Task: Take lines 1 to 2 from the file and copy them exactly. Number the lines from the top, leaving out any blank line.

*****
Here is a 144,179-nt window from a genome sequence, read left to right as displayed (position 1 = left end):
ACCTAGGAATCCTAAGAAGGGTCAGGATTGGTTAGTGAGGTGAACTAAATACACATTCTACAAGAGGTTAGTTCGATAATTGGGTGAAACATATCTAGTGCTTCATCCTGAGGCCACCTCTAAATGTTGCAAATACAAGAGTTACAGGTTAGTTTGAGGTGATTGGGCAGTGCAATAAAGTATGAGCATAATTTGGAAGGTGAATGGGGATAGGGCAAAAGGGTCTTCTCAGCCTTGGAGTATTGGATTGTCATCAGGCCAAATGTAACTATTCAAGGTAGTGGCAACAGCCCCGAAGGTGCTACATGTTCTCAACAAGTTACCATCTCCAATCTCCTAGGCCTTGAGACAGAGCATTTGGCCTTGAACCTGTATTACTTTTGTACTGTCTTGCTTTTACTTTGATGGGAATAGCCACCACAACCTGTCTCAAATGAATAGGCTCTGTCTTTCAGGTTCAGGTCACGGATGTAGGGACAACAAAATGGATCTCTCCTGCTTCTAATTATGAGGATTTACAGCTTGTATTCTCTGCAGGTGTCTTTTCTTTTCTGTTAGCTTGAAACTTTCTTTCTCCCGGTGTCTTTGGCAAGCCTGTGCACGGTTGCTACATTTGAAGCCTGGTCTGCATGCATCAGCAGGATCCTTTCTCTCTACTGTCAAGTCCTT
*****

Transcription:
Here is a 144,179-nt window from a genome sequence, read left to right as displayed (position 1 = left end):
ACCTAGGAATCCTAAGAAGGGTCAGGATTGGTTAGTGAGGTGAACTAAATACACATTCTACAAGAGGTTAGTTCGATAATTGGGTGAAACATATCTAGTGCTTCATCCTGAGGCCACCTCTAAATGTTGCAAATACAAGAGTTACAGGTTAGTTTGAGGTGATTGGGCAGTGCAATAAAGTATGAGCATAATTTGGAAGGTGAATGGGGATAGGGCAAAAGGGTCTTCTCAGCCTTGGAGTATTGGATTGTCATCAGGCCAAATGTAACTATTCAAGGTAGTGGCAACAGCCCCGAAGGTGCTACATGTTCTCAACAAGTTACCATCTCCAATCTCCTAGGCCTTGAGACAGAGCATTTGGCCTTGAACCTGTATTACTTTTGTACTGTCTTGCTTTTACTTTGATGGGAATAGCCACCACAACCTGTCTCAAATGAATAGGCTCTGTCTTTCAGGTTCAGGTCACGGATGTAGGGACAACAAAATGGATCTCTCCTGCTTCTAATTATGAGGATTTACAGCTTGTATTCTCTGCAGGTGTCTTTTCTTTTCTGTTAGCTTGAAACTTTCTTTCTCCCGGTGTCTTTGGCAAGCCTGTGCACGGTTGCTACATTTGAAGCCTGGTCTGCATGCATCAGCAGGATCCTTTCTCTCTACTGTCAAGTCCTT